is quoted as saying that France's system "does not value or stimulate active youth."

    That didn't sound at all creepy

  • Dweebston||

    If I can be of value to the French government in stimulating their active and able-bodied young women, please advise.

  • Tex||

    I'm libertarian and all, but would fully support US or state government incentives to induce Audrey Tautou, Sabine Herold, and Alizee to move to the U.S.

    Any others?

  • Lord Humungus||

    you know who else cause the French to flee France?

  • Lord Humungus||


  • ||


  • Dweebston||

    Julius Caesar?

  • LTC(ret) John||

    +3 parts of Gaul

  • Fist of Etiquette||

    Why do people insist on inventing their own economic incentives out of government actions? Perhaps leaders, when they make such policy decisions, need to do a better job explaining to the people what they expect them to do in response.

  • NeonCat||

    "Hand over your money and no one gets hurt. In fact, we'll 'give' you health-care."

  • Dweebston||

    Finally, comrades! Without those bourgois stalwarts impeding our progress, we can at last realize equal immiseration for all.

  • AlexInCT||

    Plus sa change, plus c'est la meme chose!

  • ||

    North American leftist argues we should emulate France in 3..2.....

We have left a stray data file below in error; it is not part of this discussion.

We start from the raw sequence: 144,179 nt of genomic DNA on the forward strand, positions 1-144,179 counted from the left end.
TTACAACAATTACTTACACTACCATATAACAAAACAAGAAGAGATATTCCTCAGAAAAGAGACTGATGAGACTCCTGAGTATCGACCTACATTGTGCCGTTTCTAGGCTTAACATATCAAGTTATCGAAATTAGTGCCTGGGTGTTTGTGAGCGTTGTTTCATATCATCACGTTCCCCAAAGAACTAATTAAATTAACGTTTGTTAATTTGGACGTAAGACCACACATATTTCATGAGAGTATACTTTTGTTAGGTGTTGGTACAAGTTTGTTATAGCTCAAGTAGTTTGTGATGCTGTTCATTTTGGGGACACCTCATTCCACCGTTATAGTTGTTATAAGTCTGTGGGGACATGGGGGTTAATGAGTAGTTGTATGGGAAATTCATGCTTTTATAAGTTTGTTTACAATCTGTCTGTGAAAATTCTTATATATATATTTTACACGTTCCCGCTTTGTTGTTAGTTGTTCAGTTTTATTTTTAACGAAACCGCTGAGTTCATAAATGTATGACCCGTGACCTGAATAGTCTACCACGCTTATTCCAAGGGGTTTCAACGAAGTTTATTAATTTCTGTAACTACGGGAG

• ||

    so much for the French "social solidarity" they're always bragging about as the pay-off for their punitive tax rates

  • Robert||

    Que veut dire "honte"?

  • ||

    You're not 'embarrassed' to ask that question?


  • ||

    Ce n'est pas un cauchemar totalitaire.

  • Anonymous Coward||

    Le problème de la France c'est qu'il ya trop de Français sont là.

  • ||

    Pas pour longtemps.

    Je veux un jour à parlons completment en français en l'H-et-R. La langue correspond à l'humeur sombre.

  • AlexInCT||

    C'est la merde.

  • ||

    Henri, le chat noir, dit: "C'est ça."

    At least Henri had the sense to sell out to Friskies.

  • ||

    L'enfer, c'est les chats autres.

  • buddhastalin||


  • entropy||

    It was one thing when you were advocating open borders for the Mexicans but now you want to let all the French in?!? I don't know what's happened to this country.

  • LTC(ret) John||

    We'll take the Mexicans and the Chinese...BUT NOT THE FROGS!

  • Scarecrow Repair||

    How about frog legs?

  • Otis B. Driftwood||


  • DaveAnthony||

    Unsustainable kleptocracy is unsustainable.

  • The Original Jason||

    One of the reps from one of our partner companies (being vague on purpose to preserve third party anonymity) is from France, as is his wife. He said he came here because young people have trouble finding jobs in France and when they do find jobs, they can't live on them.

    He plans on moving back when he retires so he can live off the French tax-paying class (a/k/a the suckers).

    And he came over here before Sarkozy, much less Hollande.

  • Steve G||

    wow, that's some endorsement, "if you liked pretty woman.. give this (movie) a try"